When I began taking landscape photos, just over 20-years ago, I hardly ever bumped into another photographer. You might see the odd snapper, but it was rare. Fast-forward to 2017 and the world’s most iconic locations are now crowded with keen, hungry photographers. Now don’t get me wrong, it’s great that photography is so popular today, and digital cameras have made our hobby more accessible and enjoyable to the masses, but there is a snag.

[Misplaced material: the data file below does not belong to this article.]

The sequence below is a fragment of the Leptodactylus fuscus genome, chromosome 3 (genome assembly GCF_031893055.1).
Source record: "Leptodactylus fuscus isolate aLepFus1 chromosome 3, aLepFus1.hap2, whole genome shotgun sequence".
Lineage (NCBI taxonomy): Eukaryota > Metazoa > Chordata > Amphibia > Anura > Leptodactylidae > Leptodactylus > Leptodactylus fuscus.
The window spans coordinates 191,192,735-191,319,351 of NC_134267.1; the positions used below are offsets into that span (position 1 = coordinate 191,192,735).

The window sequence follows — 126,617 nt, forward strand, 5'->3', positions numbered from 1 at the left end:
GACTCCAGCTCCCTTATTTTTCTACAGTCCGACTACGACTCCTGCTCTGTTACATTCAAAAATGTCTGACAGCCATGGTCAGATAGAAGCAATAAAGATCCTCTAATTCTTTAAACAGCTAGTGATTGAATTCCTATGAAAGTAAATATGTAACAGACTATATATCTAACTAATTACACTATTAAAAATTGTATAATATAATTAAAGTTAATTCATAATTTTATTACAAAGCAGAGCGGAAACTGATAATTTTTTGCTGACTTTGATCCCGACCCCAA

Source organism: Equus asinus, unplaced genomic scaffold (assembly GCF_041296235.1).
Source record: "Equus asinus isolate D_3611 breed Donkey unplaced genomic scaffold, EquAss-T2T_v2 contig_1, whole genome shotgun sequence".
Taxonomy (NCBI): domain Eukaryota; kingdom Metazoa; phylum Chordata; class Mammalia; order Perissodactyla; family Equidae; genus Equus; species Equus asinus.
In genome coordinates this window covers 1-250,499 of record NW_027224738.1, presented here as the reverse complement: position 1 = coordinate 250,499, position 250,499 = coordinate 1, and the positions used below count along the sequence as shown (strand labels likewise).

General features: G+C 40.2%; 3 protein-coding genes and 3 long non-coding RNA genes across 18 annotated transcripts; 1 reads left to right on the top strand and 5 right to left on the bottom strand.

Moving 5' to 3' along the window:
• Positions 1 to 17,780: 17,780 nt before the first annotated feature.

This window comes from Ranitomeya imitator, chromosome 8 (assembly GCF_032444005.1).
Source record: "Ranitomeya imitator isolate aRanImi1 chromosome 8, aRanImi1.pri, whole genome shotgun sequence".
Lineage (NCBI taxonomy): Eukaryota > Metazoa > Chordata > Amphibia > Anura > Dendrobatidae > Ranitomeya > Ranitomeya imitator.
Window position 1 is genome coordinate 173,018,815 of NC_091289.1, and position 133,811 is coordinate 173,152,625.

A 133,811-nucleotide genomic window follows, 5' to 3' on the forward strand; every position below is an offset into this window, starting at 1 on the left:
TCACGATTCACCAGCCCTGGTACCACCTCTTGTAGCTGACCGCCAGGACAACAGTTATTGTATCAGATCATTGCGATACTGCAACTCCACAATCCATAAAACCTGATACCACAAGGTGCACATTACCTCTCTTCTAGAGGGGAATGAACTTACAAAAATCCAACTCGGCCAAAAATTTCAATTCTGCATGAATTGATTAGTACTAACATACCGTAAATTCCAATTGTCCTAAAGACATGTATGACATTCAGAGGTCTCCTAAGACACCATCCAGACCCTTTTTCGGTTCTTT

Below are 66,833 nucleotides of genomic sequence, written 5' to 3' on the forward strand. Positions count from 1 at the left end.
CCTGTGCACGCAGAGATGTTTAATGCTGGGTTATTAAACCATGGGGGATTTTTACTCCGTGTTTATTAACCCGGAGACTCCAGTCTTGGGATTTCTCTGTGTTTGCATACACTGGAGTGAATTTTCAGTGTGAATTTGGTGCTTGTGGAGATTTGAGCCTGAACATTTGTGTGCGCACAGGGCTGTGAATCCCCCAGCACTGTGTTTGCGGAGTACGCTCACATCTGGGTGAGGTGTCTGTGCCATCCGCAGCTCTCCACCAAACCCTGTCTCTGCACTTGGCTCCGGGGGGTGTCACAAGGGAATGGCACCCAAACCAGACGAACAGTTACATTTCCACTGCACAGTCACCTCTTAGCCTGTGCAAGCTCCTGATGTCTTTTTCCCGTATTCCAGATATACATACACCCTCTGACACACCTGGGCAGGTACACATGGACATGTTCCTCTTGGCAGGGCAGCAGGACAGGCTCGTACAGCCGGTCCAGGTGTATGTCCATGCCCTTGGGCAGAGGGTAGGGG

An side effect of this popularity is that landscape photography is in danger of becoming a competitive sport. At ‘honey pot’ locations there is a rush to get on location, identify hotspots and set-up before anyone else. Having done this you then need to guard your position carefully and hold your ground. Exploring other viewpoints risks losing your spot to the next photographer in the queue.
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